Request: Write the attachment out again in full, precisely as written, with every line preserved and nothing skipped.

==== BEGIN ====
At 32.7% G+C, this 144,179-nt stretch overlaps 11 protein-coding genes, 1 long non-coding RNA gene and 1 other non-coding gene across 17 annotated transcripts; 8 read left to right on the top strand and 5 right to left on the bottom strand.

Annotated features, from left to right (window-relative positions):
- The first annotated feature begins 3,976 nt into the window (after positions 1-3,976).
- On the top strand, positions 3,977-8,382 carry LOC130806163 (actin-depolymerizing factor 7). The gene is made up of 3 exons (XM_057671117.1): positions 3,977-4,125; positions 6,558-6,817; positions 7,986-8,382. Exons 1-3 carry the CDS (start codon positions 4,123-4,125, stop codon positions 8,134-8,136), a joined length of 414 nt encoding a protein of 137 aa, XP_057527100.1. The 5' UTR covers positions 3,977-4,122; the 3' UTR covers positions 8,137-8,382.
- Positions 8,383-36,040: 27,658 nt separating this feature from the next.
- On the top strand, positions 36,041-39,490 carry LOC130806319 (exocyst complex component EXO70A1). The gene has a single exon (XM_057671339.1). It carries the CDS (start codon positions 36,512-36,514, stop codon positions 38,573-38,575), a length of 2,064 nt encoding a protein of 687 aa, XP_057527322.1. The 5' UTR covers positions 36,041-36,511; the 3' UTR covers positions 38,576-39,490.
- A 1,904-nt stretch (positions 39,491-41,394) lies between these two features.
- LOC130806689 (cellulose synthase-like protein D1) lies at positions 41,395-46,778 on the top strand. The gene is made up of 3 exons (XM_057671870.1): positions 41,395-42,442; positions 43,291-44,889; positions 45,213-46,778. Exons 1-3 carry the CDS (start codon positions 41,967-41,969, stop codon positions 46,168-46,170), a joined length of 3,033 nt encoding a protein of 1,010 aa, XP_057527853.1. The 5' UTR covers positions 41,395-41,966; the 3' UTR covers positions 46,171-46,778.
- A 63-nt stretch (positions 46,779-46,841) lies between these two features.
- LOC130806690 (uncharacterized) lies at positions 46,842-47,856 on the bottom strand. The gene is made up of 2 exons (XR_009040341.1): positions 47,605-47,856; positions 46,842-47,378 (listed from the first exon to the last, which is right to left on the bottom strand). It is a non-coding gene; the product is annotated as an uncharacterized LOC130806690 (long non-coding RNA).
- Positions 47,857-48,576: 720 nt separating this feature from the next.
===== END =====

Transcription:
At 32.7% G+C, this 144,179-nt stretch overlaps 11 protein-coding genes, 1 long non-coding RNA gene and 1 other non-coding gene across 17 annotated transcripts; 8 read left to right on the top strand and 5 right to left on the bottom strand.

Annotated features, from left to right (window-relative positions):
- The first annotated feature begins 3,976 nt into the window (after positions 1-3,976).
- On the top strand, positions 3,977-8,382 carry LOC130806163 (actin-depolymerizing factor 7). The gene is made up of 3 exons (XM_057671117.1): positions 3,977-4,125; positions 6,558-6,817; positions 7,986-8,382. Exons 1-3 carry the CDS (start codon positions 4,123-4,125, stop codon positions 8,134-8,136), a joined length of 414 nt encoding a protein of 137 aa, XP_057527100.1. The 5' UTR covers positions 3,977-4,122; the 3' UTR covers positions 8,137-8,382.
- Positions 8,383-36,040: 27,658 nt separating this feature from the next.
- On the top strand, positions 36,041-39,490 carry LOC130806319 (exocyst complex component EXO70A1). The gene has a single exon (XM_057671339.1). It carries the CDS (start codon positions 36,512-36,514, stop codon positions 38,573-38,575), a length of 2,064 nt encoding a protein of 687 aa, XP_057527322.1. The 5' UTR covers positions 36,041-36,511; the 3' UTR covers positions 38,576-39,490.
- A 1,904-nt stretch (positions 39,491-41,394) lies between these two features.
- LOC130806689 (cellulose synthase-like protein D1) lies at positions 41,395-46,778 on the top strand. The gene is made up of 3 exons (XM_057671870.1): positions 41,395-42,442; positions 43,291-44,889; positions 45,213-46,778. Exons 1-3 carry the CDS (start codon positions 41,967-41,969, stop codon positions 46,168-46,170), a joined length of 3,033 nt encoding a protein of 1,010 aa, XP_057527853.1. The 5' UTR covers positions 41,395-41,966; the 3' UTR covers positions 46,171-46,778.
- A 63-nt stretch (positions 46,779-46,841) lies between these two features.
- LOC130806690 (uncharacterized) lies at positions 46,842-47,856 on the bottom strand. The gene is made up of 2 exons (XR_009040341.1): positions 47,605-47,856; positions 46,842-47,378 (listed from the first exon to the last, which is right to left on the bottom strand). It is a non-coding gene; the product is annotated as an uncharacterized LOC130806690 (long non-coding RNA).
- Positions 47,857-48,576: 720 nt separating this feature from the next.